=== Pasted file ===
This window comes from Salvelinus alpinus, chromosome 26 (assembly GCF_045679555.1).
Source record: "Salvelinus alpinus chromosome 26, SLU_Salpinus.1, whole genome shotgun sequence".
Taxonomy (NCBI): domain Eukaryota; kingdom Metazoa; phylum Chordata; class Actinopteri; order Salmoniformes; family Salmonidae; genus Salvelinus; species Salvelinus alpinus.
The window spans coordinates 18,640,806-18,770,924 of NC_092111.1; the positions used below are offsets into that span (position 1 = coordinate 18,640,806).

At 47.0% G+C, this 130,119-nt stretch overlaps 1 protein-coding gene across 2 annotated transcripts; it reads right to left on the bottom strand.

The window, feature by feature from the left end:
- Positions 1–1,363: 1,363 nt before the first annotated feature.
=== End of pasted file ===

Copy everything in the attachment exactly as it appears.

This window comes from Salvelinus alpinus, chromosome 26 (assembly GCF_045679555.1).
Source record: "Salvelinus alpinus chromosome 26, SLU_Salpinus.1, whole genome shotgun sequence".
Taxonomy (NCBI): domain Eukaryota; kingdom Metazoa; phylum Chordata; class Actinopteri; order Salmoniformes; family Salmonidae; genus Salvelinus; species Salvelinus alpinus.
The window spans coordinates 18,640,806-18,770,924 of NC_092111.1; the positions used below are offsets into that span (position 1 = coordinate 18,640,806).

At 47.0% G+C, this 130,119-nt stretch overlaps 1 protein-coding gene across 2 annotated transcripts; it reads right to left on the bottom strand.

The window, feature by feature from the left end:
- Positions 1–1,363: 1,363 nt before the first annotated feature.